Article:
Germany to Compensate Algeria Jews under Vichy Rule
Germany is to pay compensation to Jews persecuted in Algeria under the rule of Vichy France in World War II, a group which works for Nazi victims announced Monday.
The Claims Conference said on its website that Jews who lived in Algeria under pro-Nazi Vichy rule which lasted from July 1940 to November 1942 would each receive 2,556.46 euros ($3,175).
"This is a long overdue recognition for a large group of Jews in Algeria who suffered anti-Jewish measures by Nazi allies like the Vichy regime," said Greg Schneider, executive vice president of the Claims Conference.
"The Vichy government subjected these people to restrictions on education, political life, participation in civil society and employment, abolishing French citizenship and singling them out only because they were Jews."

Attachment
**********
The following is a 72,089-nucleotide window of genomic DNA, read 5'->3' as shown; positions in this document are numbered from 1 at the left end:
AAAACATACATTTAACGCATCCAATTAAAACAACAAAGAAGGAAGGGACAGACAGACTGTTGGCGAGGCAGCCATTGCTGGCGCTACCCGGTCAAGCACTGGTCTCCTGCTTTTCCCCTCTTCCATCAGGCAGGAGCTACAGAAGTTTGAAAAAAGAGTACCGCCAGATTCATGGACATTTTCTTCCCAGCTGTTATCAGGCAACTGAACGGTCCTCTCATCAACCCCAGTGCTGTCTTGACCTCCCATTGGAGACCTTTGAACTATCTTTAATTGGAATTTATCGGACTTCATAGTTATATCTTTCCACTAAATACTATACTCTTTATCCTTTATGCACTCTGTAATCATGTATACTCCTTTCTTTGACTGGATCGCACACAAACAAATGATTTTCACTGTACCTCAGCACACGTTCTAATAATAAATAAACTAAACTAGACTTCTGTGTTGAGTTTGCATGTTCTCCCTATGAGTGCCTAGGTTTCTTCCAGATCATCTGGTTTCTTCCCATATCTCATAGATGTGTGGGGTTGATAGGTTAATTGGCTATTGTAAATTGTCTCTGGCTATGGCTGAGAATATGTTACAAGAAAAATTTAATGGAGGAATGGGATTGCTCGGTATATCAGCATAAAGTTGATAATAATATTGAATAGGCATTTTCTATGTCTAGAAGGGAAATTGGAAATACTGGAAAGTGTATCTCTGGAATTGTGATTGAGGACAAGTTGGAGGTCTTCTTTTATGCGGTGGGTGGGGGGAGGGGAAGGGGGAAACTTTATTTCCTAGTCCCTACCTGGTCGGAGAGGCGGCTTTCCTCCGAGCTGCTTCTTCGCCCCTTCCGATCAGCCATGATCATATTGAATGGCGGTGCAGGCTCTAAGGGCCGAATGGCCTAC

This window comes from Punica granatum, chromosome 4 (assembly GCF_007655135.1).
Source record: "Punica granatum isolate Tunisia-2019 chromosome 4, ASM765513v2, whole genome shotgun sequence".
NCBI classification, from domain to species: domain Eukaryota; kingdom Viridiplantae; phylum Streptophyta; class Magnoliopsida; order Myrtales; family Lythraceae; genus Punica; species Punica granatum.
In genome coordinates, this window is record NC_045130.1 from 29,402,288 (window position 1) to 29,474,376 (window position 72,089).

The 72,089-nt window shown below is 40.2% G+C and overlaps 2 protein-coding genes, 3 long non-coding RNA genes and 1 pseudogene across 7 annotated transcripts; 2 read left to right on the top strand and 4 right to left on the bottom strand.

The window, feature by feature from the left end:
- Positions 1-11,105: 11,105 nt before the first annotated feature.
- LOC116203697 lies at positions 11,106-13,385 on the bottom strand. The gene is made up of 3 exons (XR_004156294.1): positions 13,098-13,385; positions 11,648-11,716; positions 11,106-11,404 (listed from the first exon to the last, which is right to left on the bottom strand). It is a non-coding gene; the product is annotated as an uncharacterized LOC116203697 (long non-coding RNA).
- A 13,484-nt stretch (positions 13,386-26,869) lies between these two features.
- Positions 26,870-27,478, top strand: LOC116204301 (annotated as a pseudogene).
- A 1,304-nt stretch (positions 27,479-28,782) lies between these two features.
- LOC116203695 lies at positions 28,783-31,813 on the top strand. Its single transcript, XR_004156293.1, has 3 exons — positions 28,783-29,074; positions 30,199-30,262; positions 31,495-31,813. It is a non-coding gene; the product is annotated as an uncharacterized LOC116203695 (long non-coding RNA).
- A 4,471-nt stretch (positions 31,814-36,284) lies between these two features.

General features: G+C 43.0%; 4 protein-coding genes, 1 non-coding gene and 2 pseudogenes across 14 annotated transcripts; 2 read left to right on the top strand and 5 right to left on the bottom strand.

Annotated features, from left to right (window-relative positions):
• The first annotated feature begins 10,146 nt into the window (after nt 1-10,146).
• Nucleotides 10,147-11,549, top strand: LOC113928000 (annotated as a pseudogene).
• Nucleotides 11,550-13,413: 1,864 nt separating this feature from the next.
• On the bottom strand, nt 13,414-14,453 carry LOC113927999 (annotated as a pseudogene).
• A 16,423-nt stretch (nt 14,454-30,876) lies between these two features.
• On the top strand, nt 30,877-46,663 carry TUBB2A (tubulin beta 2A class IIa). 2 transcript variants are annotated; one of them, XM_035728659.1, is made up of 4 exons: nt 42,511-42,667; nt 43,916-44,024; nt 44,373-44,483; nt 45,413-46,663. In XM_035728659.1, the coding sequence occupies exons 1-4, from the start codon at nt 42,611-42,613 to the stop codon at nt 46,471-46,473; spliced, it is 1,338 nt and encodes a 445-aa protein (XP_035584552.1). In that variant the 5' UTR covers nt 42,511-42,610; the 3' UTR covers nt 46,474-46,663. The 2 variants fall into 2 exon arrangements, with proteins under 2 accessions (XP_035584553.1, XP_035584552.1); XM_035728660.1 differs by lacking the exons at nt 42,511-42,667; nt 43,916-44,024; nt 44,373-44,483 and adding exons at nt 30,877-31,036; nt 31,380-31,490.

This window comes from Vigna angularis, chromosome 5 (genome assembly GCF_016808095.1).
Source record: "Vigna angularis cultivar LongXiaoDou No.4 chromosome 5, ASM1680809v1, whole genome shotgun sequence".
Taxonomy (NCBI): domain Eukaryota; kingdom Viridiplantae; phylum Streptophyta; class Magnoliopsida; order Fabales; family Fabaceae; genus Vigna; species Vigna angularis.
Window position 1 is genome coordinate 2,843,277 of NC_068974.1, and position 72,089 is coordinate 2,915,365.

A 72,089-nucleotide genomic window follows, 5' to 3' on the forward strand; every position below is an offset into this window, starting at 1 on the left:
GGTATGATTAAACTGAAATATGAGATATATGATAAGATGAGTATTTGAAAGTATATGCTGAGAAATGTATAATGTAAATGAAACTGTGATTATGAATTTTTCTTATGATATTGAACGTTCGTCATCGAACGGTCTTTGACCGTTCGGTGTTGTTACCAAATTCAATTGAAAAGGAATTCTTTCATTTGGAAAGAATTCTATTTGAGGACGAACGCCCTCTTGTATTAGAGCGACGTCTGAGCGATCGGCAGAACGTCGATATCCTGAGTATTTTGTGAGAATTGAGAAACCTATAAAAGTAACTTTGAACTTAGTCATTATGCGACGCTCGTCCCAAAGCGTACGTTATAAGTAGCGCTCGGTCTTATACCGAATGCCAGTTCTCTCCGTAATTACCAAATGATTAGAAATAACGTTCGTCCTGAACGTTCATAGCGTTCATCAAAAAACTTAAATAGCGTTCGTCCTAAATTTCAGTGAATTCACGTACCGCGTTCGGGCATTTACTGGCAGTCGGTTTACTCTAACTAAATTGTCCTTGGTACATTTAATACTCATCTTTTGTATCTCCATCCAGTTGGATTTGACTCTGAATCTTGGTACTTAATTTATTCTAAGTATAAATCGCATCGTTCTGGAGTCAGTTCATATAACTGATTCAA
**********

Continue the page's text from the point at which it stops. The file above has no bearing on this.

The Claims Conference said an estimated 25,000 Algerian Jewish Holocaust survivors are still alive around the world, and that it would open registration centers around France for claimants, with payments starting from July.
Since a first accord signed by the former West Germany in 1952, more than 800,000 Holocaust victims have received a total of over $70 billion in compensation payments, according to the New York-based Claims Conference which was established in 1951.